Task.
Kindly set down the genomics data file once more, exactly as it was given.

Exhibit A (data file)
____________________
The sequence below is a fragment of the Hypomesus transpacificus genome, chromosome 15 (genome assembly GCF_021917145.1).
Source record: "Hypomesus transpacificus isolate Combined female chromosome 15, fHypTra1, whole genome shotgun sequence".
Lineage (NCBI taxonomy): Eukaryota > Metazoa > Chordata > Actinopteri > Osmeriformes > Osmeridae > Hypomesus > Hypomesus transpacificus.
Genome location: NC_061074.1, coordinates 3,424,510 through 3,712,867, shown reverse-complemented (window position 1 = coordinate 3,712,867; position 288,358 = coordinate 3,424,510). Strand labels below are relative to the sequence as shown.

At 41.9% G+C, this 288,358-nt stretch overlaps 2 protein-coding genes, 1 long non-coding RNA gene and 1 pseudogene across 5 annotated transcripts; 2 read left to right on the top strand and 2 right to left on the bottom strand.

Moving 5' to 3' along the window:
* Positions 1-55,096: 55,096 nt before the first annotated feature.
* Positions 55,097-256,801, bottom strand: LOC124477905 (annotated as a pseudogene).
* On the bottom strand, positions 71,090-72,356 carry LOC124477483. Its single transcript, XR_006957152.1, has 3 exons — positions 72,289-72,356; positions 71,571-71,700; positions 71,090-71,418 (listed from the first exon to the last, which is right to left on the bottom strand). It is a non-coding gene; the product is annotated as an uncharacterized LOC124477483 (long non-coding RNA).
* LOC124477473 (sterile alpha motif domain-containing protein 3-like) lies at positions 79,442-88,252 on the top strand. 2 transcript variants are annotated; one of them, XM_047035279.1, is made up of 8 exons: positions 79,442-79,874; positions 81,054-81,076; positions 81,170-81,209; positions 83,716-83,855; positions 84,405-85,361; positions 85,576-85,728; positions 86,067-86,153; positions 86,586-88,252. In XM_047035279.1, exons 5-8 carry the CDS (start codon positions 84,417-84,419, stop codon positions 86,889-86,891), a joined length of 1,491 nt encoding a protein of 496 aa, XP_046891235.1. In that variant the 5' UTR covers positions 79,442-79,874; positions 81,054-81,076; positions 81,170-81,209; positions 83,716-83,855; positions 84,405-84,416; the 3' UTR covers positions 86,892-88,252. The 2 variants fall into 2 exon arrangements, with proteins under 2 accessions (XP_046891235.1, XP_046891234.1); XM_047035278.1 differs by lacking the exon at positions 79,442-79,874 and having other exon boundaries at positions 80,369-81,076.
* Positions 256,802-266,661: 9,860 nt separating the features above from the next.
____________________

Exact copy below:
The sequence below is a fragment of the Hypomesus transpacificus genome, chromosome 15 (genome assembly GCF_021917145.1).
Source record: "Hypomesus transpacificus isolate Combined female chromosome 15, fHypTra1, whole genome shotgun sequence".
Lineage (NCBI taxonomy): Eukaryota > Metazoa > Chordata > Actinopteri > Osmeriformes > Osmeridae > Hypomesus > Hypomesus transpacificus.
Genome location: NC_061074.1, coordinates 3,424,510 through 3,712,867, shown reverse-complemented (window position 1 = coordinate 3,712,867; position 288,358 = coordinate 3,424,510). Strand labels below are relative to the sequence as shown.

At 41.9% G+C, this 288,358-nt stretch overlaps 2 protein-coding genes, 1 long non-coding RNA gene and 1 pseudogene across 5 annotated transcripts; 2 read left to right on the top strand and 2 right to left on the bottom strand.

Moving 5' to 3' along the window:
* Positions 1-55,096: 55,096 nt before the first annotated feature.
* Positions 55,097-256,801, bottom strand: LOC124477905 (annotated as a pseudogene).
* On the bottom strand, positions 71,090-72,356 carry LOC124477483. Its single transcript, XR_006957152.1, has 3 exons — positions 72,289-72,356; positions 71,571-71,700; positions 71,090-71,418 (listed from the first exon to the last, which is right to left on the bottom strand). It is a non-coding gene; the product is annotated as an uncharacterized LOC124477483 (long non-coding RNA).
* LOC124477473 (sterile alpha motif domain-containing protein 3-like) lies at positions 79,442-88,252 on the top strand. 2 transcript variants are annotated; one of them, XM_047035279.1, is made up of 8 exons: positions 79,442-79,874; positions 81,054-81,076; positions 81,170-81,209; positions 83,716-83,855; positions 84,405-85,361; positions 85,576-85,728; positions 86,067-86,153; positions 86,586-88,252. In XM_047035279.1, exons 5-8 carry the CDS (start codon positions 84,417-84,419, stop codon positions 86,889-86,891), a joined length of 1,491 nt encoding a protein of 496 aa, XP_046891235.1. In that variant the 5' UTR covers positions 79,442-79,874; positions 81,054-81,076; positions 81,170-81,209; positions 83,716-83,855; positions 84,405-84,416; the 3' UTR covers positions 86,892-88,252. The 2 variants fall into 2 exon arrangements, with proteins under 2 accessions (XP_046891235.1, XP_046891234.1); XM_047035278.1 differs by lacking the exon at positions 79,442-79,874 and having other exon boundaries at positions 80,369-81,076.
* Positions 256,802-266,661: 9,860 nt separating the features above from the next.